Thoughts from a Musician's Heart
TIMING by Elianna Thorne
“The Lord says, ‘I will guide you along the best pathway for your life. I will advise you and watch over you.’” – Psalm 32:8
I first considered joining a community orchestra right after college. I had auditioned for a few semi-professional groups with no success and was having the same amount of luck with local freelancing, so I called the orchestra in mid-September to ask if they had room for another cellist. You can guess what they said. I had missed their auditions, and most of the members had been in the group for years and weren’t in any hurry to leave. Minneapolis/St. Paul is full of musicians and is a hard market to break into, especially having attended an out-of-state conservatory program, so after a while I gave up in search of a “real job.”
In the following years, I occasionally gave thought to joining another community orchestra, but there were plenty of reasons why I didn’t want to. The repertoire wouldn’t be hard enough, people from my youth orchestra days might recognize me and ask what I was doing with my life, and I was preoccupied with work and other things. But over time, I found it harder and harder to motivate myself to take out my cello. Without any external performance goals, I was drifting, and I was losing the passion for music that had driven me for so many years.
I finally decided to give that same orchestra from years ago another try, the one that I knew played at a high level and covered a diverse repertoire. This was March of 2020. The orchestra’s personnel manager was more than happy to keep me informed about future auditions, but those didn’t happen as soon as anyone had hoped. After over a year of waiting out the quarantine, I was given the chance to audition this past summer, and with that the opportunity to remember how it feels to be truly nervous.
Performance anxiety has been the bane of my existence since grade school and, unfortunately, it has not mellowed over time. On the day of my audition, my fitness tracker informed me that my pulse had risen to 120 beats per minute, which explained the shakiness, scattered thoughts, and deep sinking feeling in the pit of my stomach that have long been a part of my pre-performance ritual. I did some deep breathing in the warm-up room to lower my heart rate to a steadier level, patted my damp palms against my long skirt, and carried my instrument and music into the audition room.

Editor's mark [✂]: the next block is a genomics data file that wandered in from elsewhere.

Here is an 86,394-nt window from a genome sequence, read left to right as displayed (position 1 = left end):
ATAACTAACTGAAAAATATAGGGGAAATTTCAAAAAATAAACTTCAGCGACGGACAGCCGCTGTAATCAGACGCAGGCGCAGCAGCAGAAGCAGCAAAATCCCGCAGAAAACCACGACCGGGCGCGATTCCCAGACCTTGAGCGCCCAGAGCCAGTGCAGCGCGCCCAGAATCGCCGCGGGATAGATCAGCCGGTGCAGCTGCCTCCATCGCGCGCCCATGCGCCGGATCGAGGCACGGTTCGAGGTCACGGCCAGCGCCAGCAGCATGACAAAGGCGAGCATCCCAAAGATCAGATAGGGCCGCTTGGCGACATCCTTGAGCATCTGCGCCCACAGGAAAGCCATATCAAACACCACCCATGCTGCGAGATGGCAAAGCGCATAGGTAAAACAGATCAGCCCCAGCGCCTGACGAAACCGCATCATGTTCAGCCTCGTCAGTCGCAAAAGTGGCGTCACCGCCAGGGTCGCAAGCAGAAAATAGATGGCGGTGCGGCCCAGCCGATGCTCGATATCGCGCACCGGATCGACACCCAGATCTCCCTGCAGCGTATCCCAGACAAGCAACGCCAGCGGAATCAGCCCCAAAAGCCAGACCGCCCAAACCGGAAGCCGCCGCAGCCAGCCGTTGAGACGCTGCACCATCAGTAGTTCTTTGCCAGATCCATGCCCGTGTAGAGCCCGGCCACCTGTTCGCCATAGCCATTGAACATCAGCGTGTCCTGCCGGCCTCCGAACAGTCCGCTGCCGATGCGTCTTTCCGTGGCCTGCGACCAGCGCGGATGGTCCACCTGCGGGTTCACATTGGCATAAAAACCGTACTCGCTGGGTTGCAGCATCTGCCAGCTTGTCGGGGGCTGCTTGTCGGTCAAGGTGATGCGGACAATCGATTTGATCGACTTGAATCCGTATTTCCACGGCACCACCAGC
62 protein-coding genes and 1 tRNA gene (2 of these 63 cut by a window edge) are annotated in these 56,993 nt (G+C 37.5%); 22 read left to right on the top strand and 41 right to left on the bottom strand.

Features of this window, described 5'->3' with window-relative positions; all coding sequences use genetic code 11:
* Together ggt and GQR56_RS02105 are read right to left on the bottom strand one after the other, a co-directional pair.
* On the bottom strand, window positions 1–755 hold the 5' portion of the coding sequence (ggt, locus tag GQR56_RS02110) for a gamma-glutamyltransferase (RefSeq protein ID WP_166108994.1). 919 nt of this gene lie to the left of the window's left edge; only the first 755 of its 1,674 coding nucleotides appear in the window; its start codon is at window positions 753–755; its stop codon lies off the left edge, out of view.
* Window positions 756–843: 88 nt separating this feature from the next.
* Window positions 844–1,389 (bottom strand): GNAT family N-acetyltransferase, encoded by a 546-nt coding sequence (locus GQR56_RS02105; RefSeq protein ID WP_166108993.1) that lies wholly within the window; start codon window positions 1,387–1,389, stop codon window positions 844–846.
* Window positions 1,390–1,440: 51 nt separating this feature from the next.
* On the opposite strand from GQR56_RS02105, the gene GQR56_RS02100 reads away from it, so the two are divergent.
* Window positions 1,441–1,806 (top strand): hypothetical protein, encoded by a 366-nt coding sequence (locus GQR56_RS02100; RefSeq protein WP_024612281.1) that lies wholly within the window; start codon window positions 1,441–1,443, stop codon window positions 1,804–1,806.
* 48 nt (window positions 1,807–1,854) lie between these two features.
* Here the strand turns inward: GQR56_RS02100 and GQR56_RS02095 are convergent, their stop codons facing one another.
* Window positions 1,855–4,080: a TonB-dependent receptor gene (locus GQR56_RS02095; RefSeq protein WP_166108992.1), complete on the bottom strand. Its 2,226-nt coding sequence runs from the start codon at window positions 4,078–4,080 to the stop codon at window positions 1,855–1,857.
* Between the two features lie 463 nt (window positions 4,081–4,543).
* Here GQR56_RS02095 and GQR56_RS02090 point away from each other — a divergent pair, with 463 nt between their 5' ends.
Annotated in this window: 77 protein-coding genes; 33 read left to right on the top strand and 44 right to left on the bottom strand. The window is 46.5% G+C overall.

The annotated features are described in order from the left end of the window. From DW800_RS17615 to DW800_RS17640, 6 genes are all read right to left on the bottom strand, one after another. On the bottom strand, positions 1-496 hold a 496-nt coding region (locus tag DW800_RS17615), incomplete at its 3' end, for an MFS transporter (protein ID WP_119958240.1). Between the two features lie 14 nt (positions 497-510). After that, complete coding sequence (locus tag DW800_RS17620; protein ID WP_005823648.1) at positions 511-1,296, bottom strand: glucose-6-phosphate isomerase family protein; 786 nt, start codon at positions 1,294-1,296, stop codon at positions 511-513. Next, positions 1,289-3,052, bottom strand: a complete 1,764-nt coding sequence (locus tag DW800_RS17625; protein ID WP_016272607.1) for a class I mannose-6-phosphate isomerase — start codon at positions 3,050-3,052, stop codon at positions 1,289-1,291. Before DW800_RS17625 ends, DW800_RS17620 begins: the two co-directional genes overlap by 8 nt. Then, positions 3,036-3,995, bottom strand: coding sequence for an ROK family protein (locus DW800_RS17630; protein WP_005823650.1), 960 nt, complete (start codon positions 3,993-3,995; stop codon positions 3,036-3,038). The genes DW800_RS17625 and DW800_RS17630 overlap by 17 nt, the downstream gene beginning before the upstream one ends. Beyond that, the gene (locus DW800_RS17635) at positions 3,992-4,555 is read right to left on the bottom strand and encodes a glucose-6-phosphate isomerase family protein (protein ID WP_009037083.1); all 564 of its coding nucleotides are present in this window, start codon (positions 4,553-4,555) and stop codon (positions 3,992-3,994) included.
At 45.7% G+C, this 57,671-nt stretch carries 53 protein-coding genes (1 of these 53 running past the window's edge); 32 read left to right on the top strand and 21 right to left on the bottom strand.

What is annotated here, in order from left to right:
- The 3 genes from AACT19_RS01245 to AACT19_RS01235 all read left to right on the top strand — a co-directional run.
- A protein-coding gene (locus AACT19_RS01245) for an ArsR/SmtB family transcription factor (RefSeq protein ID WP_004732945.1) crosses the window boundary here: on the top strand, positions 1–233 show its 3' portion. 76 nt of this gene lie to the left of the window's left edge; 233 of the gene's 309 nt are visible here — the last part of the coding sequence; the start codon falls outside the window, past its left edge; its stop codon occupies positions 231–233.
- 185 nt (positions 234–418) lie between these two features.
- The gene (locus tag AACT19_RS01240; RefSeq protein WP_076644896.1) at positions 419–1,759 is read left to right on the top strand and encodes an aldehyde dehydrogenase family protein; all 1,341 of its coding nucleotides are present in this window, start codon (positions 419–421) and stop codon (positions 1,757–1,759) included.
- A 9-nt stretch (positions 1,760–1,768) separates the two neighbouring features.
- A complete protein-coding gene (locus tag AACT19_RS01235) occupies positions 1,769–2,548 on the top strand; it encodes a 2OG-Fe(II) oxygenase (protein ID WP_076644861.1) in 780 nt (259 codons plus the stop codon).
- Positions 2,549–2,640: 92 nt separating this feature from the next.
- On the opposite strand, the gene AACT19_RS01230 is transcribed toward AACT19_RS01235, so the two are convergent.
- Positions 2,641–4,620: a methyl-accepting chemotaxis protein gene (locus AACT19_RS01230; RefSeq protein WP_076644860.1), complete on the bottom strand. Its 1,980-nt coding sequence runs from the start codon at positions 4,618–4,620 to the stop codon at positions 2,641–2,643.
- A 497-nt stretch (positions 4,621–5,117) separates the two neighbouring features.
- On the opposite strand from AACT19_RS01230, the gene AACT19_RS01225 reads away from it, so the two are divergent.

Before the audition, I prayed that I would be able to do my best. Not my best of all time, because for me that only occurs in the safety of the practice room, but the best I could possibly do in an adjudicated situation. I’m not a great soloist, but I am a dependable and responsive ensemble player. God knew that, and He threw me a life preserver that day. After I played my solo piece and we moved into the excerpts, I was delighted to discover that the reason each audition slot was 20 minutes long was so that the conductor could give notes on the excerpts and see how well each candidate followed directions. This I could do.
I was so relieved when it was over because my prayers had been answered. I had done my best, and I was overjoyed. At that moment, I didn’t care whether I got into the orchestra; it was enough of a triumph to have auditioned after so many years and not have melted down completely. Not only was I able to show my true area of expertise through the excerpts, but there were also no surprise hand cramps, no memory slips, and only a minimal amount of skidding through the gnarly fast passages. I could hardly believe it when the emails started coming the next day: from the personnel manager, from the cello section leader, and even the orchestra’s member newsletter. I was in. I was back among my people.
I have wondered since then if I could have joined the orchestra earlier, but I believe that this was God’s intended timing. I needed to move beyond my failed expectations of a career in music and humbly put myself in His hands, and that has taken longer than I like to admit. Because of the quarantine, there were more openings than usual this season due to several members taking a sabbatical for their health and safety, which meant there was an opening and a need for me that otherwise wouldn’t have been. The orchestra members have welcomed me with an open friendliness beyond anything I expected or hoped for, and that along with everything else convinces me that this is exactly how God meant it to be.